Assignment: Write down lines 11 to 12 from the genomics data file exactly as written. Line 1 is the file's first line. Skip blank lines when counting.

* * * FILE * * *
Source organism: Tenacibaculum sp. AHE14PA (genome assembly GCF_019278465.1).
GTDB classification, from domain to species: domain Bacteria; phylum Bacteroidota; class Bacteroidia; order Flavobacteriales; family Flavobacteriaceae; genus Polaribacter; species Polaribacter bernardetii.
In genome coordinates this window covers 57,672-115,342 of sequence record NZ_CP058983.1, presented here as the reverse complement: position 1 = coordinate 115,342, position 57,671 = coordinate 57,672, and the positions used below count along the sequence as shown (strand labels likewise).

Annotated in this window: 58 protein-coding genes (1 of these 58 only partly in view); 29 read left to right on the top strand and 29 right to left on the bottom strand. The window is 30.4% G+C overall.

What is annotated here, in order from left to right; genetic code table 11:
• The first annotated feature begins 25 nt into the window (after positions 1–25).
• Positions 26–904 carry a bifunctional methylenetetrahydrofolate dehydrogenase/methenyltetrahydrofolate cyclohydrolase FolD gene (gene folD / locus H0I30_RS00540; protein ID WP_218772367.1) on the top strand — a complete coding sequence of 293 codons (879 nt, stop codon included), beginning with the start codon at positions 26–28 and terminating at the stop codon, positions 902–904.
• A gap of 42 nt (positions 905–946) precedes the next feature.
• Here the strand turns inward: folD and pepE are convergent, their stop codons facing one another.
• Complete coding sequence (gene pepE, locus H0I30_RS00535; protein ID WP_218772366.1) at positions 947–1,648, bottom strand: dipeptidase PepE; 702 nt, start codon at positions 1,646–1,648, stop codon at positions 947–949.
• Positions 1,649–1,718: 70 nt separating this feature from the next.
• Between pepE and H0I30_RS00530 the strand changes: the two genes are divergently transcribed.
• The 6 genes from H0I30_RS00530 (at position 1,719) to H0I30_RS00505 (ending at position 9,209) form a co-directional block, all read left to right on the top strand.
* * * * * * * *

• Positions 1,649–1,718: 70 nt separating this feature from the next.
• Between pepE and H0I30_RS00530 the strand changes: the two genes are divergently transcribed.